Kinshasa in Democratic Republic of Congo
The Sunday Review
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More than one million people Attended Pope Francis’ Mass Kinshasa, Democratic Republic of CongoDRC() Wednesday, said the Vatican Press Office, citing estimates by local authorities.

Francis’ trip to the DRC – the first papal visit since 1985 – comes at a time the African nation is beset by armed fighting and a worsening refugee crisis.

This is part of an entire six-day journey in the DRC and South Sudan – two countries where Catholics comprise about half of the population and the Church is a key stakeholder in health and education systems as well as in democracy-building efforts. Both nations have ample natural resources and are struggling with poverty, war, and violence.

Pope Francis celebrates a holy Mass at N'Dolo Airport in Kinshasa in the DRC on Wednesday.

A The Sunday Review team on the ground witnessed crowds singing and dancing at N’Dolo Airport from the early hours of the morning, waiting for their first glimpse of the PopeHe was accompanied by a Popemobile as he toured the airfield.

In his homily on peace, Francis addressed attendees and challenged all who use weapons.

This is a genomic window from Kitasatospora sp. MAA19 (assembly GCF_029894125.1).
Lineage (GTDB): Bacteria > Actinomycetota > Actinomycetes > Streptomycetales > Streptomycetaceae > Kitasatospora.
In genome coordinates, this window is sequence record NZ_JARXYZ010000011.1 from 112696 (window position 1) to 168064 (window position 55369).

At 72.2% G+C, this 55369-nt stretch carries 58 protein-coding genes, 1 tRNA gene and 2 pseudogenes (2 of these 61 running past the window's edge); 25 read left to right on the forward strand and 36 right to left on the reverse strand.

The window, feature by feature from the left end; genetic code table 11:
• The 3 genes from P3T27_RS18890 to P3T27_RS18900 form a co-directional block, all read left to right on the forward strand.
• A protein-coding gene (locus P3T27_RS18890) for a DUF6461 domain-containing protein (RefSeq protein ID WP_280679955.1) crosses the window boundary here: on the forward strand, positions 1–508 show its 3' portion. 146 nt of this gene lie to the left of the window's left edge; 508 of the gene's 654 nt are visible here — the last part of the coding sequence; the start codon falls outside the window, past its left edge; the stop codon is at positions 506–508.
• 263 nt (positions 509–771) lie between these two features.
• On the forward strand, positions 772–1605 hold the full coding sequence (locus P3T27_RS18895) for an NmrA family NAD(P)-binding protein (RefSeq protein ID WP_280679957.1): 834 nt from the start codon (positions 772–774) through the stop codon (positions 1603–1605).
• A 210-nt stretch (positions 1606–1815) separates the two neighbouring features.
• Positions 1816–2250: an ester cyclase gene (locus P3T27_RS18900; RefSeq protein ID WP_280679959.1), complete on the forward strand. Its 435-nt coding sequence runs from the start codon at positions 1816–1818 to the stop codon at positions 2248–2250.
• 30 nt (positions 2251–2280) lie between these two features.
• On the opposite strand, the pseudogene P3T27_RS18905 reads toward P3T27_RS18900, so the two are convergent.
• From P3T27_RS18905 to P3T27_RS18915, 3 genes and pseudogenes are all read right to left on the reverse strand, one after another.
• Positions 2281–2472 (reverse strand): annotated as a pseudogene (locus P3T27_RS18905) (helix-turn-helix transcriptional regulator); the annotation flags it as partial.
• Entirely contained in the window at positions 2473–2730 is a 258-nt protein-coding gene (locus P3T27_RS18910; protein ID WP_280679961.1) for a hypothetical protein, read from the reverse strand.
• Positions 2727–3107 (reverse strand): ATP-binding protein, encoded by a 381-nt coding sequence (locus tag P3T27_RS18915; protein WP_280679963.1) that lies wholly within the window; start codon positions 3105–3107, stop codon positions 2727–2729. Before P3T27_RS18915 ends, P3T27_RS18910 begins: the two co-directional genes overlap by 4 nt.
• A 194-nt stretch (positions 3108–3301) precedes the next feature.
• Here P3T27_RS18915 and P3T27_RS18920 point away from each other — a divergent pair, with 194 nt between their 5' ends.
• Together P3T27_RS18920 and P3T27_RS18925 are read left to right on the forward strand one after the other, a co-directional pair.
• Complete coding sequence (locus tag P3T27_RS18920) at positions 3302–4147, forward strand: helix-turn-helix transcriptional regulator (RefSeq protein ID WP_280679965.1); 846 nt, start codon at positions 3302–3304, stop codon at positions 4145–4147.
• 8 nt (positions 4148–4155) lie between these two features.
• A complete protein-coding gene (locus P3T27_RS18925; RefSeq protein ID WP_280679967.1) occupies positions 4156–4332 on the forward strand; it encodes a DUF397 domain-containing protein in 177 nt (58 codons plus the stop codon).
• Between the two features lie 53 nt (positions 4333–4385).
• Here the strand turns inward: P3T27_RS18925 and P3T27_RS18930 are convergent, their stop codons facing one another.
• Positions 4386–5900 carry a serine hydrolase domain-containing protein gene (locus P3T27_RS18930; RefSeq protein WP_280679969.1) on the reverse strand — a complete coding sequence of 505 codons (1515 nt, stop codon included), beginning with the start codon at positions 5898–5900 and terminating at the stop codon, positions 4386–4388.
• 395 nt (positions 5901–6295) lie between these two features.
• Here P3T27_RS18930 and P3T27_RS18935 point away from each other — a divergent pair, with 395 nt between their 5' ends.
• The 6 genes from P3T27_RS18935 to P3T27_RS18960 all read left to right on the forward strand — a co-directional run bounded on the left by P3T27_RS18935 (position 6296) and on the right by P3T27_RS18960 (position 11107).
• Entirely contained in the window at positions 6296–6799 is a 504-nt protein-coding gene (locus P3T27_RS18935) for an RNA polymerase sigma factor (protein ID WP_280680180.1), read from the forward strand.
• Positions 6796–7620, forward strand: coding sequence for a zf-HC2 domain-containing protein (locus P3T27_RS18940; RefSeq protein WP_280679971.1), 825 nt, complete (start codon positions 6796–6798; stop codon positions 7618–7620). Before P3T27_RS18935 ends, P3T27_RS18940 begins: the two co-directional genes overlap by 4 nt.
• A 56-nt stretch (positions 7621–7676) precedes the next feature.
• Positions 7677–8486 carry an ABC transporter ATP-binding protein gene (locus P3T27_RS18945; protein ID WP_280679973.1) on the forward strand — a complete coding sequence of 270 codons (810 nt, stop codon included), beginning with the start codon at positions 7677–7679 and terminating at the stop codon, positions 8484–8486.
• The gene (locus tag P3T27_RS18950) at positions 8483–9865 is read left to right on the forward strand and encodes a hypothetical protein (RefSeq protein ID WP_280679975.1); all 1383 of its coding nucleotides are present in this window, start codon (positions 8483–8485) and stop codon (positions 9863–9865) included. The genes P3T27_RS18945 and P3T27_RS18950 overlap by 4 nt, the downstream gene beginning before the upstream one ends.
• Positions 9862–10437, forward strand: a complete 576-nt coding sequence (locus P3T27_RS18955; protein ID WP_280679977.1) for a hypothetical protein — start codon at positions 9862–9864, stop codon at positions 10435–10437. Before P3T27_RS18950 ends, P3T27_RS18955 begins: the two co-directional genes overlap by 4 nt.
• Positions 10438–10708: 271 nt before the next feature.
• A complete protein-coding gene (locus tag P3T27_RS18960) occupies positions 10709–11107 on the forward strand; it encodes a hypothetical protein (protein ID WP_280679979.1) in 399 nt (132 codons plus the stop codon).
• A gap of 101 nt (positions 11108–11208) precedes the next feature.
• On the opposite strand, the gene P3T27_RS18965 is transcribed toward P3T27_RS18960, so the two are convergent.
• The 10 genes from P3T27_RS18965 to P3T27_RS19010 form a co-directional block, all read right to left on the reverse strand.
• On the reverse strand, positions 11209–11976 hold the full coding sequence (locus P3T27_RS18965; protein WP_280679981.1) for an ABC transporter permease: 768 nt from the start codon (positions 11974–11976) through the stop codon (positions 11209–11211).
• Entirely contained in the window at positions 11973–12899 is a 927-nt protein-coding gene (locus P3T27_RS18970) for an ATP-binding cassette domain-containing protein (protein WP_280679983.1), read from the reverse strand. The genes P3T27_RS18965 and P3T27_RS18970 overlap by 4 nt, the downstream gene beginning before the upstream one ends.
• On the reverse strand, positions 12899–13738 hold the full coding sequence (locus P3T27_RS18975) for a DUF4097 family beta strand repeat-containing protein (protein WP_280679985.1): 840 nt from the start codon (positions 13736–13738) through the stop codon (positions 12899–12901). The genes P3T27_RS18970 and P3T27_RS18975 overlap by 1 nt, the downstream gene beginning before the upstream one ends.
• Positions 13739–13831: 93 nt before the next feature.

“May it be the right time for you, who in this country call yourself a Christian but commit violence,” Francis. “To you the Lord says, ‘Put down your arms and embrace mercy.’”

“We Christians are called to cooperate with everyone, to break the cycle of violence, to dismantle the machinations of hatred,” The Pope said.

Francis claimed that people were suffering because of “wounds that ache, continually infected by hatred and violence, while the medicine of justice and the balm of hope never seem to arrive,” according to Reuters.

The United States has been ravaged by militia violence for decades. DRCAs state forces fight to stop rebel groups, There is conflict between state troops and M23 rebels, who seek to control the country from their stronghold in eastern. DRCMany have been killed in the conflict and many others are displaced.

The UN World Food Programme reports that there are 26. million people In the DRC face severe hunger.

Francis spoke with victims from the East about violence during his trip and stated that he was there for them. “left without words” Hearing their horrific stories was heartbreaking.

“We can only weep in silence,” The Pope As he thanked victims for their brave testimony, he said.

He is scheduled to leave Kinshasa Friday for South Sudan’s capital, Juba, where he will be joined by the Archbishop of Canterbury, Justin Welby, and the Moderator of the General Assembly of the Church of Scotland, Iain Greenshields.